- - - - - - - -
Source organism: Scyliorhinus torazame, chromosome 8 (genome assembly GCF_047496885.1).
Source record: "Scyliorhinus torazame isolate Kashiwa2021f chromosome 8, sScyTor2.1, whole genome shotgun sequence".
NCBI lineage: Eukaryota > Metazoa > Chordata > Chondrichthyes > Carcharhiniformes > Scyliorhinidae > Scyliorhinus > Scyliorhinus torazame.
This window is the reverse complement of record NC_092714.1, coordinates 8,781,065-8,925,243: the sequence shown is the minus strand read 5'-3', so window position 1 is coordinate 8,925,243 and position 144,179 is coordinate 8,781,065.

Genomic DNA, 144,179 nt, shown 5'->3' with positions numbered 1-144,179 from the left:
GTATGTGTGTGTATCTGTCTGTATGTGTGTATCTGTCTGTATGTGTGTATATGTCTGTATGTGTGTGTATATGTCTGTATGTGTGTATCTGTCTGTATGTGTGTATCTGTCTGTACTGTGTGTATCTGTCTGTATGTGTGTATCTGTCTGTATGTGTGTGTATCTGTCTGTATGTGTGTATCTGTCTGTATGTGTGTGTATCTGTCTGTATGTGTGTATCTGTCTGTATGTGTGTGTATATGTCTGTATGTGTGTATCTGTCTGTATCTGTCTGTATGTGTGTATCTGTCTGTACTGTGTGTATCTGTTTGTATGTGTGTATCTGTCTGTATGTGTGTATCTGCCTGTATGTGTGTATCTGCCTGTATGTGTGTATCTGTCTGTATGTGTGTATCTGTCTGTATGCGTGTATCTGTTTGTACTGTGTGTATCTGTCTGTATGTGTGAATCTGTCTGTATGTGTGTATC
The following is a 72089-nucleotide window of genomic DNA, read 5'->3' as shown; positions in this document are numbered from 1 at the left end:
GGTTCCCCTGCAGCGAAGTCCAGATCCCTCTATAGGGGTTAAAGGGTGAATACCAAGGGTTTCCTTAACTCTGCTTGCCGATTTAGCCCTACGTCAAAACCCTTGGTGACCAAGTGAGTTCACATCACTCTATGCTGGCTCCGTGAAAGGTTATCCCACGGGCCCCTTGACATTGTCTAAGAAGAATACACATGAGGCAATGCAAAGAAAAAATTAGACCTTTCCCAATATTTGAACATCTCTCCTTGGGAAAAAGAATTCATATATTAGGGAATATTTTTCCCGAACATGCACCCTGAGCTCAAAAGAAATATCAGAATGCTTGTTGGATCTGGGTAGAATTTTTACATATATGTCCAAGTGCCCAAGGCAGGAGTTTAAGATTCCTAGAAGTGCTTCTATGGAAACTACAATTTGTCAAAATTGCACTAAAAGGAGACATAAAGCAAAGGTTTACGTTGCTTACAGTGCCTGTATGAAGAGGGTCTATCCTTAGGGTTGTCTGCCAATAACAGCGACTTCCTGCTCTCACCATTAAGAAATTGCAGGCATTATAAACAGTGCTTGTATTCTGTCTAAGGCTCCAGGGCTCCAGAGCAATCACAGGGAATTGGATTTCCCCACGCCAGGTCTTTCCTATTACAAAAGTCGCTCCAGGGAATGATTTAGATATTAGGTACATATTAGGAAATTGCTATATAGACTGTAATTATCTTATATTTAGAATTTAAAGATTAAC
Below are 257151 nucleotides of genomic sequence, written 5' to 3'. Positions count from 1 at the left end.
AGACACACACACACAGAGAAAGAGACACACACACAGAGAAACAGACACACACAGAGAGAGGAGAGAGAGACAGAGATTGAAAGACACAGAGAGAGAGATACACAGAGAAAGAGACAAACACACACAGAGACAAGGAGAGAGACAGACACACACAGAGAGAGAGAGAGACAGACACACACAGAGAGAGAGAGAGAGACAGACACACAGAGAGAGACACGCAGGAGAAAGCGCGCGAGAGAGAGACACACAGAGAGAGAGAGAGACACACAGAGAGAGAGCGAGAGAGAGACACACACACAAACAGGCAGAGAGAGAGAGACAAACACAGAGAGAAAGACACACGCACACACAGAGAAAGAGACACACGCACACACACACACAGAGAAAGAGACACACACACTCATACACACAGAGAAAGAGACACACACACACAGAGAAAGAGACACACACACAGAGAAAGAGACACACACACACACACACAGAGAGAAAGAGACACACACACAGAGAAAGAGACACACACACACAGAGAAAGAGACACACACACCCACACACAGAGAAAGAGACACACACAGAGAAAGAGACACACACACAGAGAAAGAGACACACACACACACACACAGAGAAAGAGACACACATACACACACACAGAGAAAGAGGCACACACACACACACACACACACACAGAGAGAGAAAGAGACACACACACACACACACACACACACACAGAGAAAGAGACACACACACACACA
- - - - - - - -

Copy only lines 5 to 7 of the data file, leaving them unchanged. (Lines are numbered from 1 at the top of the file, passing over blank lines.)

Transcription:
Genomic DNA, 144,179 nt, shown 5'->3' with positions numbered 1-144,179 from the left:
GTATGTGTGTGTATCTGTCTGTATGTGTGTATCTGTCTGTATGTGTGTATATGTCTGTATGTGTGTGTATATGTCTGTATGTGTGTATCTGTCTGTATGTGTGTATCTGTCTGTACTGTGTGTATCTGTCTGTATGTGTGTATCTGTCTGTATGTGTGTGTATCTGTCTGTATGTGTGTATCTGTCTGTATGTGTGTGTATCTGTCTGTATGTGTGTATCTGTCTGTATGTGTGTGTATATGTCTGTATGTGTGTATCTGTCTGTATCTGTCTGTATGTGTGTATCTGTCTGTACTGTGTGTATCTGTTTGTATGTGTGTATCTGTCTGTATGTGTGTATCTGCCTGTATGTGTGTATCTGCCTGTATGTGTGTATCTGTCTGTATGTGTGTATCTGTCTGTATGCGTGTATCTGTTTGTACTGTGTGTATCTGTCTGTATGTGTGAATCTGTCTGTATGTGTGTATC
The following is a 72089-nucleotide window of genomic DNA, read 5'->3' as shown; positions in this document are numbered from 1 at the left end: